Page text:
We here at South Shore Ave are gassing up the DeLorean & taking you back to the musical Golden Era of 90’s music to celebrate the 20th Anniversary of one of the Greatest Times in Hip Hop history. On April 19, 1994, an up and coming 20 year old rapper named Nasir Jones released his debut album Illmatic, which would go onto become one of the top five greatest albums in hip hop. As we celebrate the album rerelease of Illmatic today (not to mention the release of the Time Is Illmatic documentary at the Tribeca Film Festival tomorrow), we will review the direction it took hip hop, the impact it had on its genre’s history, list the Top 5 tracks, and the most overlooked song on the groundbreaking album. It’s mine, it’s mine, it’s mine….
Illmatic launched the super producer era.
Before this album started, most of the big named rappers (either solo or group) had an in-house producer that handled most, if not all of the production. DJ Premier handled all of the Gang Starr beats. Pete Rock manned the board while CL Smooth mostly handled the mic. Both NWA and Death Row was handled by Dr. Dre. Public Enemy was handled by their in-house production team The Bomb Squad. Tribe was handled mostly by Q-Tip, RZA handled all things Wu-Tang, Black Moon had The Beatminerz, the list goes on and on. On Illmatic, the game was changed in that regard. It was the first album that had multiple big named producers contributing to the work. Not only that, but with regards to Primo, Q-Tip & Pete Rock, these guys were at the very top of the producer game in hip hop. It also set off a friendly competitive environment with all the producers. No one wanted to be the one that put out the subpar beat on what was supposed to be the coming of the next Rakim at the time. As much as they all supported each other’s work & sat in on each other’s studio sessions, it also kept them on their toes to deliver their best. Primo even stated that after sitting in on the session and listening to Pete Rock create “The World is Yours” and also listening to Q-Tip do the beat for “One Love” , he was so blown away he felt he had to go back to the studio to come up with something on the same level of what he had just heard. He ended up remaking the beat for “Represent”.
Just think of how hot those producers were at the time the LP was created. Q-Tip was fresh off of making the Midnight Marauders classic album with Tribe Called Quest. DJ Premier was working on Gang Starr’s Hard to Earn LP just after the success of the Daily Operation LP and the ’92 summer smash “Dwyck”. Pete Rock came off of Mecca and The Soul Brother success, just helped Run DMC become relevant again with “Down With The King” and gave the world the House of Pain’s “Jump Around” remix a few months prior. All three of these guys basically were having MVP seasons & all of them (including Large Professor & L.E.S.) felt compelled to give the then 20-year old some of the very best work they had to offer. Within a few years, having the hottest producers on your album (if you were a big name & could afford it) became the norm to make your album. If you had the major buzz coming before your debut album came out, it was almost a prerequisite. The In-House producer didn’t become extinct necessarily, but it definitely took a huge backseat to the new method of creating an album. Illmatic was the original blueprint.
Memory Lane (Sittin’ In Da Park) is the most underrated record on Illmatic.
“Pumping for something, some’ll prosper, some will fail/Judges hanging ni**as, uncorrect bails for direct sales/My intellect prevails from a hanging cross with nails/I reinforce the frail with lyrics that’s real”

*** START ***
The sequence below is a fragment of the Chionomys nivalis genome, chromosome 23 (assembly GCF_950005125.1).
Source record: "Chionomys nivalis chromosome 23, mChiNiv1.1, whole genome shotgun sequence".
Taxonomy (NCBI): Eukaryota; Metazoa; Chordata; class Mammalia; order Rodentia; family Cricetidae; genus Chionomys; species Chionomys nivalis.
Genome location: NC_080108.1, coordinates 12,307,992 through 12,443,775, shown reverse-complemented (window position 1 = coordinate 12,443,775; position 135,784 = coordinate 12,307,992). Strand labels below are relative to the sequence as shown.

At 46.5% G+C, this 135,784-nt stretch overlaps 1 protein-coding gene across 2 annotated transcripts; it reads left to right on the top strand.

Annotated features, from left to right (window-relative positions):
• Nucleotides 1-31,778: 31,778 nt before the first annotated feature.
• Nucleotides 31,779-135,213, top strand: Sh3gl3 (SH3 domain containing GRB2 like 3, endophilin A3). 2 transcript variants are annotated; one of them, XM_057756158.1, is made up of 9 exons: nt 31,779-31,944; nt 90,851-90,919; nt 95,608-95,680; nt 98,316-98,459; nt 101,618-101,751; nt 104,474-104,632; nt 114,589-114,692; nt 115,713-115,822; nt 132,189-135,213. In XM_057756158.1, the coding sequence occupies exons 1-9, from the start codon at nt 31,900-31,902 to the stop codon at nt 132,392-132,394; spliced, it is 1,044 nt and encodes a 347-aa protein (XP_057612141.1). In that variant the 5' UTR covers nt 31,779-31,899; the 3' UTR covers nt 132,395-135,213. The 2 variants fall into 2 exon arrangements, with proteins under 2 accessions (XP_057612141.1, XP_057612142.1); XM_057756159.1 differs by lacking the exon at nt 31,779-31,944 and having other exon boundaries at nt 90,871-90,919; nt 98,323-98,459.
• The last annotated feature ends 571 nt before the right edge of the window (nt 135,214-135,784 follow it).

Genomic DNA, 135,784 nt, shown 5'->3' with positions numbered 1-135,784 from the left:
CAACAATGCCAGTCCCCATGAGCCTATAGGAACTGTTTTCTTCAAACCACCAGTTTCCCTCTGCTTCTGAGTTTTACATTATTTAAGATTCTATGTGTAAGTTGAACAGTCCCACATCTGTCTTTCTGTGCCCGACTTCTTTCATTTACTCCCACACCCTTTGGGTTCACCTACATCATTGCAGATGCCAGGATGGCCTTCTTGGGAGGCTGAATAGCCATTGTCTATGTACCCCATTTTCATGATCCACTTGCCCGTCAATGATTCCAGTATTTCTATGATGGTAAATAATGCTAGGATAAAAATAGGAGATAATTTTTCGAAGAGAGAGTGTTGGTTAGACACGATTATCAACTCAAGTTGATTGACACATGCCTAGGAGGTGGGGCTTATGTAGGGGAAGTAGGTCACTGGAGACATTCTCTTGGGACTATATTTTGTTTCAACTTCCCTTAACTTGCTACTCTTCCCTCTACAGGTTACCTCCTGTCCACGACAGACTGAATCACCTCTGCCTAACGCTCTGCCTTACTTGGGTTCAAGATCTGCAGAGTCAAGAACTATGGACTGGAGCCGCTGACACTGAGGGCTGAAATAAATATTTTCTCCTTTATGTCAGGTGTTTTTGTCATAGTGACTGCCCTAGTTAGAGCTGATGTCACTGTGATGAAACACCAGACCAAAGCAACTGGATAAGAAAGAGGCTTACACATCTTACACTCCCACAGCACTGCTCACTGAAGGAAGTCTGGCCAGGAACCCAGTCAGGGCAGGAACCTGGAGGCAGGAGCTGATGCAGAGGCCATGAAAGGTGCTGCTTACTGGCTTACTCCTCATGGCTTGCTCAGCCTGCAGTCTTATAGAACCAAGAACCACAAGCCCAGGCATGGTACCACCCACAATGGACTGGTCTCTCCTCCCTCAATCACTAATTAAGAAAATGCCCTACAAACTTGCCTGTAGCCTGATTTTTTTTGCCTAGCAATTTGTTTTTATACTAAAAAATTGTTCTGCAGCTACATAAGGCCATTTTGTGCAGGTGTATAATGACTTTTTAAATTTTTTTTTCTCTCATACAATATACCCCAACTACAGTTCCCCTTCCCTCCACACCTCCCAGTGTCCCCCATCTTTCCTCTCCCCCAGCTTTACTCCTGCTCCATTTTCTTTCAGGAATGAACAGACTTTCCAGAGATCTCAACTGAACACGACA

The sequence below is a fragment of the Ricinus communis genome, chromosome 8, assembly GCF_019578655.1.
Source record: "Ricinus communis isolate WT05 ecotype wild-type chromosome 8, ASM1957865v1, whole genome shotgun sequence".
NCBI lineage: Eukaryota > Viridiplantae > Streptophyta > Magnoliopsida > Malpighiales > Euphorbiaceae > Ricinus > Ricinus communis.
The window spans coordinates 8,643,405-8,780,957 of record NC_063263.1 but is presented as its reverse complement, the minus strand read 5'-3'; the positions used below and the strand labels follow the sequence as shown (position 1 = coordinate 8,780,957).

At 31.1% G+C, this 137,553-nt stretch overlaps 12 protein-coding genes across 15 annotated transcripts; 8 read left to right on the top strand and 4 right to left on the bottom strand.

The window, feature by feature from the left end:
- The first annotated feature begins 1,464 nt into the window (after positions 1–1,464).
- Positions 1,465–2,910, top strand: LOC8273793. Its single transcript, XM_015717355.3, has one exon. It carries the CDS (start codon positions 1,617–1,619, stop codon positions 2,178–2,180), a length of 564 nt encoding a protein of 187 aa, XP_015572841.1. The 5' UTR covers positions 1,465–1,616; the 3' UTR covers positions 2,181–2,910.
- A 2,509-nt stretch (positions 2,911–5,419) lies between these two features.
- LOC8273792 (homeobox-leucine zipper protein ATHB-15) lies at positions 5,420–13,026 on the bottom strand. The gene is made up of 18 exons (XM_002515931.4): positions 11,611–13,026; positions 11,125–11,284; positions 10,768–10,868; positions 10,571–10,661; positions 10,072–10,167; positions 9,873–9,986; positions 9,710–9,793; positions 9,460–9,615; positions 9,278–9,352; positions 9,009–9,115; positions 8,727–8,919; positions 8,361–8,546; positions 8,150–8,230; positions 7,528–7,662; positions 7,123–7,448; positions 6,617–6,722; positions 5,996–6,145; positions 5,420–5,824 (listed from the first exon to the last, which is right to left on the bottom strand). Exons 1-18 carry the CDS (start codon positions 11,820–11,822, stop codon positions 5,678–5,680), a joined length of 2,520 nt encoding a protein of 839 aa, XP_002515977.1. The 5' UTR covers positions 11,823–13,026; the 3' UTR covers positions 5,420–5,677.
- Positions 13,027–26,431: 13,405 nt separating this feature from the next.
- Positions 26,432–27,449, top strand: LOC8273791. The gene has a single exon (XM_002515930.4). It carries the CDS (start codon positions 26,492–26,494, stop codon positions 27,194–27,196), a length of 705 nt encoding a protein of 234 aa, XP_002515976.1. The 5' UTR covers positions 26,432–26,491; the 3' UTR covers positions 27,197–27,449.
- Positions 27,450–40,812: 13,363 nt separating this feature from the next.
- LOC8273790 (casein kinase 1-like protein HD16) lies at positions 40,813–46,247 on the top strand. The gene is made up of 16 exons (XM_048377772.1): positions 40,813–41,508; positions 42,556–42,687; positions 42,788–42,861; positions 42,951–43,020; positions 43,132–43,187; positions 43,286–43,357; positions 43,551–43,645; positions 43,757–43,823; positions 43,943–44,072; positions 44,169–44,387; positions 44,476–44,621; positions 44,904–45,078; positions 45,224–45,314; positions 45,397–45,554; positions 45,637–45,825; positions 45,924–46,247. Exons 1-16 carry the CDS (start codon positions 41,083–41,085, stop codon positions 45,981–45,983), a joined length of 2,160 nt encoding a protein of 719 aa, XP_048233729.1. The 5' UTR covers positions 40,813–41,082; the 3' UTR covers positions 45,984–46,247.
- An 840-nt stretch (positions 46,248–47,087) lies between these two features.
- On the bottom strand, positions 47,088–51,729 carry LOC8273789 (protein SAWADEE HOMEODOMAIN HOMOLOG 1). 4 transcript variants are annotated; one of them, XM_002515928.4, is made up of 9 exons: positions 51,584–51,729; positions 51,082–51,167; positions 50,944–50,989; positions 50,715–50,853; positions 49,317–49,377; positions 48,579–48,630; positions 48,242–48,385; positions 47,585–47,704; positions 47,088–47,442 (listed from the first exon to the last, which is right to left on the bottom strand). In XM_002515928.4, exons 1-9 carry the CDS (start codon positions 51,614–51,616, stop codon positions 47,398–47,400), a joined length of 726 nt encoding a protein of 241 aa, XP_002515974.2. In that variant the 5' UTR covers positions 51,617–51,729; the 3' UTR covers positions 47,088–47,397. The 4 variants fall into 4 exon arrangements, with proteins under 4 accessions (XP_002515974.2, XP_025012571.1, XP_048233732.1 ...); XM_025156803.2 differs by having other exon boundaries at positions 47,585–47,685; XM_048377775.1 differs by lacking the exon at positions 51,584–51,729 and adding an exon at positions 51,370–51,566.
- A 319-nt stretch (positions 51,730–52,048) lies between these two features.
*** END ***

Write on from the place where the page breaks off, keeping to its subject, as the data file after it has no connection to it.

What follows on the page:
Not only is this track underrated, after listening to the lyrics yet again, this song may be the true soul of the album. Nas takes us back on a journey to his youth & touched down on everything from: his boy getting robbed for his sheepskin coat; to the friends whose lives have been lost; to the justice system that is designed to take down him & other black people, to the legendary drug dealers that ran New York City in the late 80s. More importantly, it also may arguably be the most lyrically dense song on Illmatic, which is saying a whole lot considering this is one of, if not the most lyrical hip hop debuts that ever existed. The belief in his rhymes is that he is the Verbal Massiah, here to uplift his listeners, inspire them, and give them a glimpse into the future of what the new standard of lyricism will be.
However, the song shines even more with the production of DJ Premier, and by flipping an old Reuben Wilson song into a laid back, underrated classic. The song brings out a 70’s nostalgic kind of vibe that marries Nas’ lyrics to the beat. As incredible as Primo was as the producer of all the Gang Starr classics (i.e. Code of the Streets), it was his work here & the other tracks (“N.Y. State of Mind”, “Represent”) from Illmatic that helped thrust him further into superstardom. Post-Illmatic, if you wanted your album to be hot, you had to get a Primo beat to make it official. In addition, to top it off, Primo provided his legendary cuts & scratches to the “Coming Outta Queensbridge” sample at the ending of the song, basically killing anything else left on the track that Nas didn’t already destroy in the first 3+ minutes. Trust me, the more you listen to the record, the more you realize this song doesn’t get its just due.
The Top 5 songs on Illmatic. In order.
Just remember, this is my list and my opinion. If you feel differently by all means, feel free to share. Who doesn’t want to have heated discussions about Illmatic? You can probably flip these 5 songs about 100 different ways in terms of ranking, but however, let’s review the list.
Just know this was hard to rank. HARD.
5. One Love (produced by Q-Tip)
“On the reals/All these crab ni**as know the deals/when we start the revolution all they probably do is squeal/But chill…”
“So I come back home, nobody’s out but Shorty Doo-Wop/rolling two Phillies together in the bridge we call ’em oo-wops”
Probably the best “jail letter to my homie(s)” record ever recorded. Many artists have tried to follow in his footsteps of keeping connected with his friends in jail as years gone past, but nothing touches “One Love”. Q-Tip blesses Nas with the Xylophone’d out track that almost making you feel like Roy Ayers was sitting by your speakers. How he makes that instrument work in hip hop like that I’ll never know.